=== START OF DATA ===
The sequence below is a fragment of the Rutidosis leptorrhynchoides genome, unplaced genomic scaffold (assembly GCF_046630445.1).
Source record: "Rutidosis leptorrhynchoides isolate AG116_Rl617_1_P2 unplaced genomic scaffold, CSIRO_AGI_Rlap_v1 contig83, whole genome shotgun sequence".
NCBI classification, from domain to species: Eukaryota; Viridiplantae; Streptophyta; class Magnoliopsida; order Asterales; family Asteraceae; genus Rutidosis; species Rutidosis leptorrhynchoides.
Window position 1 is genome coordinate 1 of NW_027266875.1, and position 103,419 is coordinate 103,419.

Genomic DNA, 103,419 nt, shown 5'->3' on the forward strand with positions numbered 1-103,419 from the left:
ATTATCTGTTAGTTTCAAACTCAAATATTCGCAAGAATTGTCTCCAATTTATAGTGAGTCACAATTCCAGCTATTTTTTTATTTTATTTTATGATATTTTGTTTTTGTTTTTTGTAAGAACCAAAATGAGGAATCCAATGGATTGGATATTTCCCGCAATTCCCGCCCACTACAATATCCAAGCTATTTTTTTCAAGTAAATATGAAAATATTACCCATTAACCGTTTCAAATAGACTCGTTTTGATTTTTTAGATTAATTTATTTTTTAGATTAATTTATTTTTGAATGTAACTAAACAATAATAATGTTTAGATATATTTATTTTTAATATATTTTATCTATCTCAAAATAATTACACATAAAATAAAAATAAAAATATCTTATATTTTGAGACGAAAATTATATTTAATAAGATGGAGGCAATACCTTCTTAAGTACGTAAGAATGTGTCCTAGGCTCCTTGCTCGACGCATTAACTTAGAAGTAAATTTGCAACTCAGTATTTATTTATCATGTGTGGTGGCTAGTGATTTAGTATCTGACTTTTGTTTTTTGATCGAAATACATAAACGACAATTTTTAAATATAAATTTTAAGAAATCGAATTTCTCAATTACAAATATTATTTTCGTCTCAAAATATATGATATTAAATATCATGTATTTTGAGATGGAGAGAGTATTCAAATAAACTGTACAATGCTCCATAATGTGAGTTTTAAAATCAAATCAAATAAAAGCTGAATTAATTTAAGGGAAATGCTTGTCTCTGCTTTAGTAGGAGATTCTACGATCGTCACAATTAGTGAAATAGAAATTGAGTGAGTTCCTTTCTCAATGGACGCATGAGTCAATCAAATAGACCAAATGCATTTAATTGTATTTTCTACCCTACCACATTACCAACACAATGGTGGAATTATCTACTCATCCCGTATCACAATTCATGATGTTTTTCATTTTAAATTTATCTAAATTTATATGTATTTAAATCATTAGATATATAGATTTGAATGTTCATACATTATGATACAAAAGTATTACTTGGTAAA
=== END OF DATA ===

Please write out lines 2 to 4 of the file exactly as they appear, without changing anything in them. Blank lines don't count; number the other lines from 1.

Source record: "Rutidosis leptorrhynchoides isolate AG116_Rl617_1_P2 unplaced genomic scaffold, CSIRO_AGI_Rlap_v1 contig83, whole genome shotgun sequence".
NCBI classification, from domain to species: Eukaryota; Viridiplantae; Streptophyta; class Magnoliopsida; order Asterales; family Asteraceae; genus Rutidosis; species Rutidosis leptorrhynchoides.
Window position 1 is genome coordinate 1 of NW_027266875.1, and position 103,419 is coordinate 103,419.